over.

The ever-present ghoul in this scenario is the genocidal, fire-breathing
demon commonly identified as The Anti-Semite. As the human embodiment of
pure evil, this archetype serves to remind the world of the ever-present,
terrible tendencies found within the gentile soul. Congressman Henry Waxman
(D-CA) provides the false, ironic summary: "The intrinsic bond between the American and Israeli people has never been more evident".

The ‘post-Holocaust’ milieu enables the allegation of anti-Semitism to
de-legitimize resistance to Zionism. This is no accident. Widespread media
imagery has succeeded in linking harsh criticism of Israel to racial
intolerance. ‘Anti-Semitism’s’ fuzzy definition provides the unique underpinnings. Decades of news spin and propaganda planted in entertainment media have created a particular moral tapestry. Merge this with continuous images of Hitler, concentration camps, Klan rallies and the like, and you have a subconscious morality play running in the minds of television viewers everywhere.

Once this mindset is formed, a political dispute involving ‘something Jewish’ can be maneuvered away from the point of contention to the (dark, hidden) motives of those in opposition. Anti-Semitism has become the Scarlet Letter of American politics. Careers in public life can be ruined by the very accusation. No other ethnic group enjoys comparable protection. The final irony is that within Israel, Zionist doctrine inherently condones discrimination against all non-Jews.

Adding to these layers of subterfuge is the misapplication of the very term itself, since ‘anti-Semitism’ is a kind of misnomer. Granted, anti-Semites may hate Jews (and are similarly hated by them) but the ‘Semite-ness’ of the Jews (their ethnic, ‘Semitic’ profile) is often incidental to the conflict. Many identified anti-Semites are more Semitic than the Jews they allegedly despise! The complaints of these vilified outcasts invariably concern Jewish ethnocentrism and Jewish abuse of power. Contrary to popular belief, many anti-Semites feel themselves victimized and oppressed by Jews. Just ask the Semitic people of Palestine.

In truth, most ‘anti-Semitic’ operatives simply oppose international Zionism and its multifaceted permutations. So why not properly label anti-Semites as ‘anti-Zionist’ or ‘anti-Jewish’–which more accurately describes their motivating animus? The reason is simple. A different term might add an unwanted layer of complexity to the Official Narrative. The greatest myth of ‘anti-Semitism’ is that it has nothing to do with Jewish conduct. Indeed, when Malaysian Prime Minister, Mahathir Mohamad, recently alleged that "Jews run the world by proxy. They get others to fight and die for them", his now-infamous assertion was either ignored, or immediately denounced and dismissed. Without elaboration, Pres. Bush scornfully called the Prime Minister’s remarks "divisive and wrong". True to form, the President didn’t explain why. All that was clear was that the Malaysian Prime Minister committed the modern sin of ‘anti-Semitism’.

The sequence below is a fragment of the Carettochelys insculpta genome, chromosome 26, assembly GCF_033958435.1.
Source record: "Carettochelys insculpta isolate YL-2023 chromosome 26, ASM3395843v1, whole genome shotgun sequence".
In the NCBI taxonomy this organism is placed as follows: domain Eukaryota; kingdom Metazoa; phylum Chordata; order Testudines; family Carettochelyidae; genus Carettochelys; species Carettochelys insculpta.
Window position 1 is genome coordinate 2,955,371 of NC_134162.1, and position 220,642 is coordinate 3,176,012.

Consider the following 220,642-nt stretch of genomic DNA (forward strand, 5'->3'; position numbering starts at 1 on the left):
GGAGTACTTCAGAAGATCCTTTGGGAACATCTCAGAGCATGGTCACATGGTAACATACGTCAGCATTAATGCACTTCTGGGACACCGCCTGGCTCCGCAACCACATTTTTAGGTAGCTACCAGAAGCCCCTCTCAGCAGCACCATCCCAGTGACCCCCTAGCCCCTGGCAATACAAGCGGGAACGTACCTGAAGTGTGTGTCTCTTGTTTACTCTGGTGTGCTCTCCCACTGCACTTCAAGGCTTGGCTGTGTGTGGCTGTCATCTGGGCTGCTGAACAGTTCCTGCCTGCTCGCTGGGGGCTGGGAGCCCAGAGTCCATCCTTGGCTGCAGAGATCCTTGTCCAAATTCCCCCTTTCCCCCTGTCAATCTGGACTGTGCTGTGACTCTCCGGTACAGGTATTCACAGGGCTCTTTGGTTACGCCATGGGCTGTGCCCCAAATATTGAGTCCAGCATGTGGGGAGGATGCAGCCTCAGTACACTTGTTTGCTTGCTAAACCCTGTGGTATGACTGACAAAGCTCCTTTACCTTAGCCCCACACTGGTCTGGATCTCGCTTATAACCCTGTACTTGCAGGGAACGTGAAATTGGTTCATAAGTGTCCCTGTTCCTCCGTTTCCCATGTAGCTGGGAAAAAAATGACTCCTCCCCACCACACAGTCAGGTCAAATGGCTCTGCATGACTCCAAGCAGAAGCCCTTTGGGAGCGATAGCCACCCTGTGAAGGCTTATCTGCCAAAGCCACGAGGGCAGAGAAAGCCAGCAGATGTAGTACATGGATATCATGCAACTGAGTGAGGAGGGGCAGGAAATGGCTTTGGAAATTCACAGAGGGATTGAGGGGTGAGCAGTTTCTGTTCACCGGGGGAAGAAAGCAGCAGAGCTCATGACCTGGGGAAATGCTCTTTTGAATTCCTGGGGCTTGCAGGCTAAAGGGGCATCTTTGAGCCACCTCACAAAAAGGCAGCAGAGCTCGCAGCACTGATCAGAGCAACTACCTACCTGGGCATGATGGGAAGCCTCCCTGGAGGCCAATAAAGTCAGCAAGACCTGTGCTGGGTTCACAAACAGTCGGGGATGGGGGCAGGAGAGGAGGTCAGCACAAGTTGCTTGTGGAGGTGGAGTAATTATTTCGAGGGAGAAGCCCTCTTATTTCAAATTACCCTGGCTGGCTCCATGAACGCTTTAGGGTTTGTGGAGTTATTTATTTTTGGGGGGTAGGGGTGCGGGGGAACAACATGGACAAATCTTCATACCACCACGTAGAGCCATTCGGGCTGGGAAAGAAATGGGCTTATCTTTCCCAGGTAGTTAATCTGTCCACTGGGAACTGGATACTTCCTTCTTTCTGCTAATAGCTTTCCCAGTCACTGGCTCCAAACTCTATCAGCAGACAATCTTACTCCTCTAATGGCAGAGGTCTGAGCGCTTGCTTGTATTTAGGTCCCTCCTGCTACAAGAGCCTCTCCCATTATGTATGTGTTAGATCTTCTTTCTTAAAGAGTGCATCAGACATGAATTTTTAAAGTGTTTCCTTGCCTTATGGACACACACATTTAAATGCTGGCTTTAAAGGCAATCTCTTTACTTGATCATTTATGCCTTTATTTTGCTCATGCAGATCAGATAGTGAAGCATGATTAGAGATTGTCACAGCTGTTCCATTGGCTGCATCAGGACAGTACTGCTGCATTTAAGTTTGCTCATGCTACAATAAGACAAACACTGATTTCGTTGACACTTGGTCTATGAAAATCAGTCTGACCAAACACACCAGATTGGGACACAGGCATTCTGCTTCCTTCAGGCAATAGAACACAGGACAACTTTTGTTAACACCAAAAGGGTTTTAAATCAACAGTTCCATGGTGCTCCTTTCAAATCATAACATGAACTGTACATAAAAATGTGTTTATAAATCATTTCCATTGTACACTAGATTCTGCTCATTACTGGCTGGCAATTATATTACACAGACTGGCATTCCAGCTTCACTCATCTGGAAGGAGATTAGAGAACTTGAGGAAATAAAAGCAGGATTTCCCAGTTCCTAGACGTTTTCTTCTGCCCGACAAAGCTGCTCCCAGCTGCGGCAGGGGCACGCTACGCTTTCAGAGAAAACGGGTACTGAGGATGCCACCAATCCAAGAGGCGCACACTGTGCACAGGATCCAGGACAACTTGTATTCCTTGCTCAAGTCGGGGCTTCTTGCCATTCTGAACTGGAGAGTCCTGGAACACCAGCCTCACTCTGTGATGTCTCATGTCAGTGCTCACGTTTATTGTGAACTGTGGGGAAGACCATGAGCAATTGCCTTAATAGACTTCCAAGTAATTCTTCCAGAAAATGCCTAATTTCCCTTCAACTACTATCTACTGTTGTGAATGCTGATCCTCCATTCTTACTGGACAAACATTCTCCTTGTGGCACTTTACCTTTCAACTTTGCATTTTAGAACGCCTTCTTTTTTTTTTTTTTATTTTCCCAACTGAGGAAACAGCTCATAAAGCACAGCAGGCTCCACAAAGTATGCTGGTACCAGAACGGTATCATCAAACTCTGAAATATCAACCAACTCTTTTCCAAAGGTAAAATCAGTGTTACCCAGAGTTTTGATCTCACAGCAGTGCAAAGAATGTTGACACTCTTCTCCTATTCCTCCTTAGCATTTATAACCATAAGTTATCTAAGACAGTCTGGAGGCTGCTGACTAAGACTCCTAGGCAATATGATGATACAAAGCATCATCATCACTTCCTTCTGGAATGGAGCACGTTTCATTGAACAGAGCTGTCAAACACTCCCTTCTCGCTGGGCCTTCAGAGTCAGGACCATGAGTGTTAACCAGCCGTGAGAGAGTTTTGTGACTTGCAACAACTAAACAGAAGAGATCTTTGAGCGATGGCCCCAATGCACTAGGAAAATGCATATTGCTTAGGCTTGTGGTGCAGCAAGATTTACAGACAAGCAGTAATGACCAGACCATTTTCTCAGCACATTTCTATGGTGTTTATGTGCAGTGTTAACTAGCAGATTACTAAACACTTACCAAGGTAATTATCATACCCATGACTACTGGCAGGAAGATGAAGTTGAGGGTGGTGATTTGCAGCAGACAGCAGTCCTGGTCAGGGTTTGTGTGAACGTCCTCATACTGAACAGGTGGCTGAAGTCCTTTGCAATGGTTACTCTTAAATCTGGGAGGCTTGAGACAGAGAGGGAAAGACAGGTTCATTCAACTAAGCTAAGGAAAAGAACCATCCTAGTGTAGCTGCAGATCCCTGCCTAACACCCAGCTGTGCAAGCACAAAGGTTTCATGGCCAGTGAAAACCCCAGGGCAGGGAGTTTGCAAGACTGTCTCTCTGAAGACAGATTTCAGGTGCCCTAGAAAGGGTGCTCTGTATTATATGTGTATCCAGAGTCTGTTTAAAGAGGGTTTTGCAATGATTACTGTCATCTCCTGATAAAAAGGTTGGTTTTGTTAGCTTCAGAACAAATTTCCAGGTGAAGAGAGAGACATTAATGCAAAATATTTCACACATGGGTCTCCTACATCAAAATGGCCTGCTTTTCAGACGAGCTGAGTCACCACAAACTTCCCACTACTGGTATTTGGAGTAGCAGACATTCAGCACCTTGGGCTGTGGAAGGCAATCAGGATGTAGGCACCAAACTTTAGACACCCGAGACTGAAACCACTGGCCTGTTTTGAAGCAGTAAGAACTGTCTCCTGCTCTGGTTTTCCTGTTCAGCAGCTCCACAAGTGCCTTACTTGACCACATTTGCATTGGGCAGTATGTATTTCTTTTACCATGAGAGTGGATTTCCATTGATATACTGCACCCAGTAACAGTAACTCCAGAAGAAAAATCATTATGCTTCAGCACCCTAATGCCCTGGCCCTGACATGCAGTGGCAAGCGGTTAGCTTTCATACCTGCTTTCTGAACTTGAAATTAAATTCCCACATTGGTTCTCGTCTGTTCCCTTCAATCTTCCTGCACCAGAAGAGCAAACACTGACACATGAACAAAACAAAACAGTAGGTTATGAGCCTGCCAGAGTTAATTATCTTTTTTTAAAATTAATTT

It doesn’t matter, apparently, that Prime Minister Mohamad was offering an informed political analysis. It doesn’t matter that he received a standing ovation for his remarks, that he speaks for, and understands the viewpoint of, tens of millions of Muslims worldwide. All that mattered was that his remarks offended Jews.

Can we talk? No.

Instead of confronting and dealing with the points of his argument, the usual experts bombarded the Prime Minister with ad hominem mud. Following that, the issues he raised were shelved. The question became instead: does he or does he not have an unacceptably ‘bad attitude’ about Israel? Case closed.

Here in the Land of the Free, tales of inter-group conflict involving the Chosen People are to be described in moral shades of black and white; thus, the allegation of ‘anti-Semitism’ is designed for one purpose: to separate the bad actors from the good, and to bring a quick, simple close to complex disputes. This is not to imply that anti-Semitism (so-called) is contrived. No doubt, Jews have been sporadically victimized and persecuted for centuries, with horrific results. But the story is more complicated and the moral dimensions are surely more nuanced than found within the Official Story.

The rising tension between historic myth and political excess are producing cracks in the facade of international order. America’s moral posture has been co-opted, and with that, our national sovereignty. In an effort to further the imperial interests of a foreign power, Israel’s gifted advocates have bypassed America’s customary checks and balances. This endangers America and the entire world.